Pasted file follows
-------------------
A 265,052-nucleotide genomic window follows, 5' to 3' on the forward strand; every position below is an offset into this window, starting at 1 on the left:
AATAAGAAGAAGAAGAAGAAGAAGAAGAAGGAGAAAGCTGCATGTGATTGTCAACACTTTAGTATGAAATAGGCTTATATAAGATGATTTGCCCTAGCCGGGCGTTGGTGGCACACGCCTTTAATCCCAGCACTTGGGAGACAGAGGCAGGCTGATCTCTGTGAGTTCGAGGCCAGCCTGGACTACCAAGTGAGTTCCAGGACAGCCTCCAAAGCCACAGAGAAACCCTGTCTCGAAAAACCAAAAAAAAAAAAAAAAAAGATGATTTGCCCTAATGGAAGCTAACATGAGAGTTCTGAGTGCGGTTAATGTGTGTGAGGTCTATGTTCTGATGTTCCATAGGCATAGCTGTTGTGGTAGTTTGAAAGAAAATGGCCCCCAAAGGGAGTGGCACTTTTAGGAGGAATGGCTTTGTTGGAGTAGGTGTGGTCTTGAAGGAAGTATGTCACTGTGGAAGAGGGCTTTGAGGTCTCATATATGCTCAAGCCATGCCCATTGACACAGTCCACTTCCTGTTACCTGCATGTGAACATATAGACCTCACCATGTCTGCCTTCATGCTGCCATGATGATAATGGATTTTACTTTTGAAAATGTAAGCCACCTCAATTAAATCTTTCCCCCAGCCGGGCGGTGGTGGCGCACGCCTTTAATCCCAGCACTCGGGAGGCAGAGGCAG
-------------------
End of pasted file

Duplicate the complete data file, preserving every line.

A 265,052-nucleotide genomic window follows, 5' to 3' on the forward strand; every position below is an offset into this window, starting at 1 on the left:
AATAAGAAGAAGAAGAAGAAGAAGAAGAAGGAGAAAGCTGCATGTGATTGTCAACACTTTAGTATGAAATAGGCTTATATAAGATGATTTGCCCTAGCCGGGCGTTGGTGGCACACGCCTTTAATCCCAGCACTTGGGAGACAGAGGCAGGCTGATCTCTGTGAGTTCGAGGCCAGCCTGGACTACCAAGTGAGTTCCAGGACAGCCTCCAAAGCCACAGAGAAACCCTGTCTCGAAAAACCAAAAAAAAAAAAAAAAAAGATGATTTGCCCTAATGGAAGCTAACATGAGAGTTCTGAGTGCGGTTAATGTGTGTGAGGTCTATGTTCTGATGTTCCATAGGCATAGCTGTTGTGGTAGTTTGAAAGAAAATGGCCCCCAAAGGGAGTGGCACTTTTAGGAGGAATGGCTTTGTTGGAGTAGGTGTGGTCTTGAAGGAAGTATGTCACTGTGGAAGAGGGCTTTGAGGTCTCATATATGCTCAAGCCATGCCCATTGACACAGTCCACTTCCTGTTACCTGCATGTGAACATATAGACCTCACCATGTCTGCCTTCATGCTGCCATGATGATAATGGATTTTACTTTTGAAAATGTAAGCCACCTCAATTAAATCTTTCCCCCAGCCGGGCGGTGGTGGCGCACGCCTTTAATCCCAGCACTCGGGAGGCAGAGGCAG